In the last couple of years, Redhill Extreme has been taken into new ownership and has been given a new lease of life. It’s low key and a relatively small site – basically a big field on the side of a hill, tucked away behind clay pigeon shooting, a pirate themed mini golf, and a few other slightly surreal activity options. They day we went to visit, it was baking hot, though as the evening went on the shadows lengthened a little giving patches of shade as a relief from the sun.
The new owners since 2019 are Mattie, Gareth and Ian. Gareth and Ian also own Pedalabikeaway, down the road in Forest of Dean, while Mattie has been involved at Redhill since it was run by Katie Curd and her then partner Jake Ireland. Under the new ownership, it’s been set up as a not-for-profit Community Interest Project, with the aim of creating a place to ride a bike without the overheads of some of the big bike parks. Mattie explained that, inspired by his son Billy, he wants Redhill to be somewhere that young people can come and ride alongside the best riders on the scene, and be inspired by what they see.
Brendan Fairclough’s new ‘Dog’s Life Diaries‘ line comes down the middle of the site, starting right at the top and wriggling its way down to in front of the portacabin HQ. From the bottom of the site here you can see the 4X track on the left of the Brendog line. The 4X track is a flow line, so anyone can ride it and work on their skills, but at the same time it’s up to British Championship racing standards. A wide grassy gap runs to the right of the Brendog line, top to bottom of the site. It’s here that you make the short push up the mown grass to whichever of the dirt lines on the right hand side of the field you want to try out.
The first track you come to is a short BMX or beginner’s dirt bowl track – totally rollable, no kickers, just rollers and berms. Next up the hill is a slightly trickier track, but it’s still passable by novices. The rollers and berms are joined by tables, some of them fairly sizeable, and just before the last berm there’s an optional step down takeoff on the right. If you hit that wrong, it drops you down into the sandy depths of the berm, which you really don’t want.
Climb up the hill some more and maybe you’ll choose to play on the dirt jump section, or do the full run down the field. There are choices here – the big line with the (frankly huge) gap jumps, or the less big line that misses them out but still takes in some sizeable kickers. When we were there though, most weren’t bothering with the full run, instead starting at a point part way down the course that allows you to just tackle the biggest gaps, or to nip round onto a step up with a woodchip landing. If you’re working on your technique or trying to add some tricks to your repertoire, this woodchip surface provides a good low-consequence practice area.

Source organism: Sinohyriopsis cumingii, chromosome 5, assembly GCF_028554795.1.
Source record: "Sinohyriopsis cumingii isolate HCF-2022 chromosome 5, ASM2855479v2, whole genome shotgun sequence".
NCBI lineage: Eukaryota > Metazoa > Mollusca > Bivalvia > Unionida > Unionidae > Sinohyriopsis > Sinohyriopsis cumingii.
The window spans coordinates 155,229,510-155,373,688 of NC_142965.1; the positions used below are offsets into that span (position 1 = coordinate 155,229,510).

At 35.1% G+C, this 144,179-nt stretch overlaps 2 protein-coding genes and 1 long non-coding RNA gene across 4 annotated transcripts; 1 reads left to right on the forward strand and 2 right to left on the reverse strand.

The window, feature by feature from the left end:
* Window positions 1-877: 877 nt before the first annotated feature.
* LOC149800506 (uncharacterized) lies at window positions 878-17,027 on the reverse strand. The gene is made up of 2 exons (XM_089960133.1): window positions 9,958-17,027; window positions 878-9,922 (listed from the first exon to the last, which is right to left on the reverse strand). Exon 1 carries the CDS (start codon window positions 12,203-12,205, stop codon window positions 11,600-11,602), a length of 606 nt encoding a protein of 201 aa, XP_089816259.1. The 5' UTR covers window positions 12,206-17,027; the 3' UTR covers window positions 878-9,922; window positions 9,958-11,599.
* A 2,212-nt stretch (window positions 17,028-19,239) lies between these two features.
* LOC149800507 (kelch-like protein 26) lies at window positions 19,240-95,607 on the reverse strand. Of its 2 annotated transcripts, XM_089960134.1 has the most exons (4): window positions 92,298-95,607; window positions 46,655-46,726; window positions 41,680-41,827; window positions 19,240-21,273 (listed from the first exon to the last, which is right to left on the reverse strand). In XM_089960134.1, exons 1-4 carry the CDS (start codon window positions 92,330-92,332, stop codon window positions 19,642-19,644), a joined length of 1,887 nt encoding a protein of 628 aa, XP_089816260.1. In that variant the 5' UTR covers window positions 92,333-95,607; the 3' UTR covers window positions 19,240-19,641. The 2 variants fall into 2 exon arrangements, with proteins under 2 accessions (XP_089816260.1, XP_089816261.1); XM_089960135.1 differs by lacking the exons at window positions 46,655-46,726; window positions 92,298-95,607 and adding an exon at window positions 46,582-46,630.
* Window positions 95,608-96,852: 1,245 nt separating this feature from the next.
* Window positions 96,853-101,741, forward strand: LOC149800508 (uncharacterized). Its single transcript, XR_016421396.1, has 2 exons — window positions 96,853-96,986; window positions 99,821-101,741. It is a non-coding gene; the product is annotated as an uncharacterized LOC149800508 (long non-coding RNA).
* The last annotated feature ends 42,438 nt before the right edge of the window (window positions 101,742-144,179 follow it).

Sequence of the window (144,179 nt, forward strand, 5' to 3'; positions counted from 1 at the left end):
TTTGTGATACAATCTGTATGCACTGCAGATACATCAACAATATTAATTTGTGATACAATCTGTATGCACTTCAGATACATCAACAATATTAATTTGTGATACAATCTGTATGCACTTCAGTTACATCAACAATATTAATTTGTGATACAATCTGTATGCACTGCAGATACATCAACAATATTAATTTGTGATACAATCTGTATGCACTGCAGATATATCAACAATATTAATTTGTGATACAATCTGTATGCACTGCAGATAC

This area part way up the hill was the focus of most of the activity when we were there – the best riders egging each other on to try new things, watching technique and giving feedback, and generally enjoying the atmosphere.
There was a fair mix of skills and ages there – everything from little kids just rolling round to really really good kids making the adults look a bit rubbish. Top notch FS bikes, dirt jumpers, enduro bikes and even BMX bikes were all in evidence – even a Ti hardtail with SPD pedals! You don’t need a top end bike to ride here, though the tracks are designed to be interesting enough to attract those that ride them. In a heart warming development, DMR has agreed to come on board and sponsor a line, plus is providing a small fleet of bikes so that if someone turns up with a bike that’s not fit to ride, they’re not turned away. This is part of the Community Interest Project ethos of the place – it’s about creating the opportunity and inspiration to ride, whatever your ability or economic situation.
There’s a bit of something for everyone here. It’s a great place to focus on repeated runs, polishing your technique, and watching and learning from others. Plus, they’re back they’re building all the time – using the bad weather days to get more digging done, and there’s the Brendog line to be modified and made rideable by mortals once filming is over.
The Redhill Extreme site looks out over a wide flat plain, so if the wind is in the wrong direction it can be bit exposed. Being dirt tracks, it’s a dry weather only affair, but the folks in charge keep a close eye on the rain radar and are well accustomed to the local microclimate. If there’s a chance either way it could be wet or it could be dry, they’ll wait it out as long as they can before calling whether to open or not. Indeed, we were there on one of those lucky days when they’d made the call to open, and sure enough the rain skirted but a few fields away around the site.
It’s not far at all from the Forest of Dean, so if you’ve got the energy left after a day there, a Wednesday or Friday evening trip to Redhill could round the day off nicely. Or, if you’re heading for a weekend of riding at FoD or further on into Wales, maybe a Friday night play at Redhill could break up the journey and get your weekend off to a flying start?
Redhill Extreme is open Wednesday and Friday evenings, plus Saturdays and Sundays from 12noon, entry costs £5 weekdays and £7.50 weekends, though it’s open for group bookings at other times too. Bike must have bar end plugs and at least one functional brake. We had a great time at Redhill Extreme, and love the ethos behind the place, so why not get planning your trip there?
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